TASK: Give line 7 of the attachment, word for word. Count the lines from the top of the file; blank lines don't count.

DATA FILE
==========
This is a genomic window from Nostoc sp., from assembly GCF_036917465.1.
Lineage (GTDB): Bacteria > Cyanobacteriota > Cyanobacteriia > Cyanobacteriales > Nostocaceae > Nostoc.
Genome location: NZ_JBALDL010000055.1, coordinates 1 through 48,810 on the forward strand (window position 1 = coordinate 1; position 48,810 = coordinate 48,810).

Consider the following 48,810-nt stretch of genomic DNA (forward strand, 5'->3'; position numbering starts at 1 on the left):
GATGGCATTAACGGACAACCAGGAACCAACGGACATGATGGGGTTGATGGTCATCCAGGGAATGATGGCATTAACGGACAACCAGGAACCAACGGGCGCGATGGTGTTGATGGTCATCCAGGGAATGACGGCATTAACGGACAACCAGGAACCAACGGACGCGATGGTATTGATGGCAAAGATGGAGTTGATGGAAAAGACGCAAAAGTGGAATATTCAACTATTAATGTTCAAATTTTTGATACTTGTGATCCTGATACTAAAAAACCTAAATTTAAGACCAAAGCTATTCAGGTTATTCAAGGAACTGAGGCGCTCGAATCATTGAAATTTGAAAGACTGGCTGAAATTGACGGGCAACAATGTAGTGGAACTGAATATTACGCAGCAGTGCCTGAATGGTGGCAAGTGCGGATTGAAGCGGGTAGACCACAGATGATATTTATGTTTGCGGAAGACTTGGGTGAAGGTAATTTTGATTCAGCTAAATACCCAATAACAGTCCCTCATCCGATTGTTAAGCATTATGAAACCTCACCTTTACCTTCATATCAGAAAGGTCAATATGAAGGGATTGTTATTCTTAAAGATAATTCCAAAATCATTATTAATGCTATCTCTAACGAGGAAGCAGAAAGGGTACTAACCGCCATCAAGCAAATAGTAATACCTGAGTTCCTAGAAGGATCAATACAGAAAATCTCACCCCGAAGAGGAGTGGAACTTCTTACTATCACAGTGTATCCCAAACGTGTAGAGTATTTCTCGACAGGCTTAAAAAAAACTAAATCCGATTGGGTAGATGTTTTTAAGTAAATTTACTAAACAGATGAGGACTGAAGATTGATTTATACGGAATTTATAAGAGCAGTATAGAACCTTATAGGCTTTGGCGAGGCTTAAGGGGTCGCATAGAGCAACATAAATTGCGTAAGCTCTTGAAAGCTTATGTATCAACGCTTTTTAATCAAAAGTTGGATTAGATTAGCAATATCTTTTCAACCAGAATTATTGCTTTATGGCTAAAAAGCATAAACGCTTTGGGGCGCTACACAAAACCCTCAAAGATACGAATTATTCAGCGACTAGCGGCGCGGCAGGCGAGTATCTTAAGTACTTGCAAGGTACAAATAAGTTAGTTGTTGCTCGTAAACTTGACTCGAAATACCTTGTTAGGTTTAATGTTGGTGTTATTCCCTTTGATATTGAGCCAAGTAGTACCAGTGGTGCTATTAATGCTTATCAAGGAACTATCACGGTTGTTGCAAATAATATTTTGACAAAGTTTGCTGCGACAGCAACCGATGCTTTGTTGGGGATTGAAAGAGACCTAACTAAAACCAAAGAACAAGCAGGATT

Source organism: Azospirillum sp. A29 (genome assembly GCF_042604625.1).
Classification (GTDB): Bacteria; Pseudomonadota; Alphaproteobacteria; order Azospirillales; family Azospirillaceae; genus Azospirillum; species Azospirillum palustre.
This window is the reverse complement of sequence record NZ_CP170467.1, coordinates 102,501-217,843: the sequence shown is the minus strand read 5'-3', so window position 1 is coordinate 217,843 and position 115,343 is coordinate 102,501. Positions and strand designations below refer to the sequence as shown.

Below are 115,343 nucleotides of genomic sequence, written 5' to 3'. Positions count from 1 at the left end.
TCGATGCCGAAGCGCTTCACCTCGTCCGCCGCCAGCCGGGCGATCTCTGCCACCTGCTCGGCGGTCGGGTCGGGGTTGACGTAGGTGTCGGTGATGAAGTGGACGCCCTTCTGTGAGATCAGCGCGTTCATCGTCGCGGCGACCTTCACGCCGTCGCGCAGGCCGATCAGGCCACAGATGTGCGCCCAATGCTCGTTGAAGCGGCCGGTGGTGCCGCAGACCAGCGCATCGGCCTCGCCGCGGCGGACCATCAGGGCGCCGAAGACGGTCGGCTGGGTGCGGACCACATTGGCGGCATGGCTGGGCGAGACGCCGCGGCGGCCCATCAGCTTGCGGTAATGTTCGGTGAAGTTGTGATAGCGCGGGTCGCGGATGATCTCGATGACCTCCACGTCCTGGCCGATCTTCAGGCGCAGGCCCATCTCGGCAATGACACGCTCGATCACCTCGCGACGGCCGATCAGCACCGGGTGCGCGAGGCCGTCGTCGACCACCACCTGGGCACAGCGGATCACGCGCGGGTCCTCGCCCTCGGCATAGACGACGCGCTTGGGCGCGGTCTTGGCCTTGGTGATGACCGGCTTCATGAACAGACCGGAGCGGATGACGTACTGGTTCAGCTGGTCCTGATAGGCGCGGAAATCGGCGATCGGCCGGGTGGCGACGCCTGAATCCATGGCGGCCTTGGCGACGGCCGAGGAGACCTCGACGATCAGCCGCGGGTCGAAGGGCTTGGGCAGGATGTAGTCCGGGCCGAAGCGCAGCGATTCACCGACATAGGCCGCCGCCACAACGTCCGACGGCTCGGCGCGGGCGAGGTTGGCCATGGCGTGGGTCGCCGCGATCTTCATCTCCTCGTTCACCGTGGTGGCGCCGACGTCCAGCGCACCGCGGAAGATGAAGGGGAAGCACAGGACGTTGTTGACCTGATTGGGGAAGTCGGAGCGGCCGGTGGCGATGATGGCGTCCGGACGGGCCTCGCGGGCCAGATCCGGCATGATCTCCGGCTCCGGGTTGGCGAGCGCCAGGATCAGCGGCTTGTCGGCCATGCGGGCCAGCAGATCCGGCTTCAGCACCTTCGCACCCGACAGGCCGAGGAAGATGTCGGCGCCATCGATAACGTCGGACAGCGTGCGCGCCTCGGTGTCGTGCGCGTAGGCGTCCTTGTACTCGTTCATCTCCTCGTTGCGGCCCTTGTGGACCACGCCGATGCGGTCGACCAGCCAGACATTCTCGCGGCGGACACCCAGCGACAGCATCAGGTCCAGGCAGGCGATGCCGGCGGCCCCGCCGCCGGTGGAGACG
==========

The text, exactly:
Classification (GTDB): Bacteria; Pseudomonadota; Alphaproteobacteria; order Azospirillales; family Azospirillaceae; genus Azospirillum; species Azospirillum palustre.